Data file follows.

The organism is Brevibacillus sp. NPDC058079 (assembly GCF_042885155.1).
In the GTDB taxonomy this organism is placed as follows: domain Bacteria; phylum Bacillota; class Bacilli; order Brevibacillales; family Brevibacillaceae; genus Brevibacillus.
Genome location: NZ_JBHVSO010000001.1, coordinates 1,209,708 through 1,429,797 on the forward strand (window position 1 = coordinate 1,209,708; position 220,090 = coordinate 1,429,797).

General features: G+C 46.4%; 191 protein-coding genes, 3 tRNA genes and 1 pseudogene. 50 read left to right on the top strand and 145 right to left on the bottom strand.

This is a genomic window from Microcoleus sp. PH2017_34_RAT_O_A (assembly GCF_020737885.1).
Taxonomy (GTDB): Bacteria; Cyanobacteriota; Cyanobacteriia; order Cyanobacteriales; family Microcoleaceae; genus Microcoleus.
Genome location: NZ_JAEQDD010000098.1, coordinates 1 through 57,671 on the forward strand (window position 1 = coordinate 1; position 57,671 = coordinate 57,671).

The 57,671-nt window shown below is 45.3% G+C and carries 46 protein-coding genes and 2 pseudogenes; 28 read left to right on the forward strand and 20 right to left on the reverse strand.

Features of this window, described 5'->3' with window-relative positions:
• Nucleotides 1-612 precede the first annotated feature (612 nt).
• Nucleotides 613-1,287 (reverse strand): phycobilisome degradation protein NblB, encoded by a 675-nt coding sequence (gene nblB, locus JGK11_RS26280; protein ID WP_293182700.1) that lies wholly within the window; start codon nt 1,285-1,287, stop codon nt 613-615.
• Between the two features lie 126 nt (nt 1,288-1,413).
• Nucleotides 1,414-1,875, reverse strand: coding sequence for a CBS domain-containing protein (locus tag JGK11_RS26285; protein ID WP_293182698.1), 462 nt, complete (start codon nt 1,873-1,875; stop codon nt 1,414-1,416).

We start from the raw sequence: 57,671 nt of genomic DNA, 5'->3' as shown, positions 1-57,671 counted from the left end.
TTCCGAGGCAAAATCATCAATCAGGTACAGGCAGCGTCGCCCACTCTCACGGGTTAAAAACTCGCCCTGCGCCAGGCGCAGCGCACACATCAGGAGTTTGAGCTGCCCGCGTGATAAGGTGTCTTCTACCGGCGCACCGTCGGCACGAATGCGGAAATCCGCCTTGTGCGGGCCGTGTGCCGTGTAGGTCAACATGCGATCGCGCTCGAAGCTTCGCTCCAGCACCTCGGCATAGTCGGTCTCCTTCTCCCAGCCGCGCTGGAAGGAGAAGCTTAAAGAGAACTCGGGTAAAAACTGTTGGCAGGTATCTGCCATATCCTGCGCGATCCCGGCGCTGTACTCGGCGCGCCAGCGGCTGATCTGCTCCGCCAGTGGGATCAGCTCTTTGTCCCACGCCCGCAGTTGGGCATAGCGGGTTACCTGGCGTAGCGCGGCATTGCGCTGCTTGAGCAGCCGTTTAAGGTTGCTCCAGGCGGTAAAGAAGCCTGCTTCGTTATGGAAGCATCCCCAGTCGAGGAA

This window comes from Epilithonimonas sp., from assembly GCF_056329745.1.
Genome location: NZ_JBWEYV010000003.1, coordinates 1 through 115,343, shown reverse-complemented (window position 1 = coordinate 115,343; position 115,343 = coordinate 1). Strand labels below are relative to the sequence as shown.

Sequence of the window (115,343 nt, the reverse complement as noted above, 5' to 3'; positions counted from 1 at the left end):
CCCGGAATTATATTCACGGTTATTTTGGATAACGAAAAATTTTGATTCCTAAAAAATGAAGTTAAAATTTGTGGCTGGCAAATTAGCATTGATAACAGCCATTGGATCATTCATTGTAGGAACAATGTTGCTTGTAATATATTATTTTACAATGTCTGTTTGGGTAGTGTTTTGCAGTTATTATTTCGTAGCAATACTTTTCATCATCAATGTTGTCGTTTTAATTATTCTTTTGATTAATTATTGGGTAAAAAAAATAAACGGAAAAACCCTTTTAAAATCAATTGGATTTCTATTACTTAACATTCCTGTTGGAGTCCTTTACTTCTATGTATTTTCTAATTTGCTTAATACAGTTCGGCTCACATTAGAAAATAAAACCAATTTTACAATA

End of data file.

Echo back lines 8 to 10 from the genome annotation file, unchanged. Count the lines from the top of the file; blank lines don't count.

The 57,671-nt window shown below is 45.3% G+C and carries 46 protein-coding genes and 2 pseudogenes; 28 read left to right on the forward strand and 20 right to left on the reverse strand.

Features of this window, described 5'->3' with window-relative positions:
• Nucleotides 1-612 precede the first annotated feature (612 nt).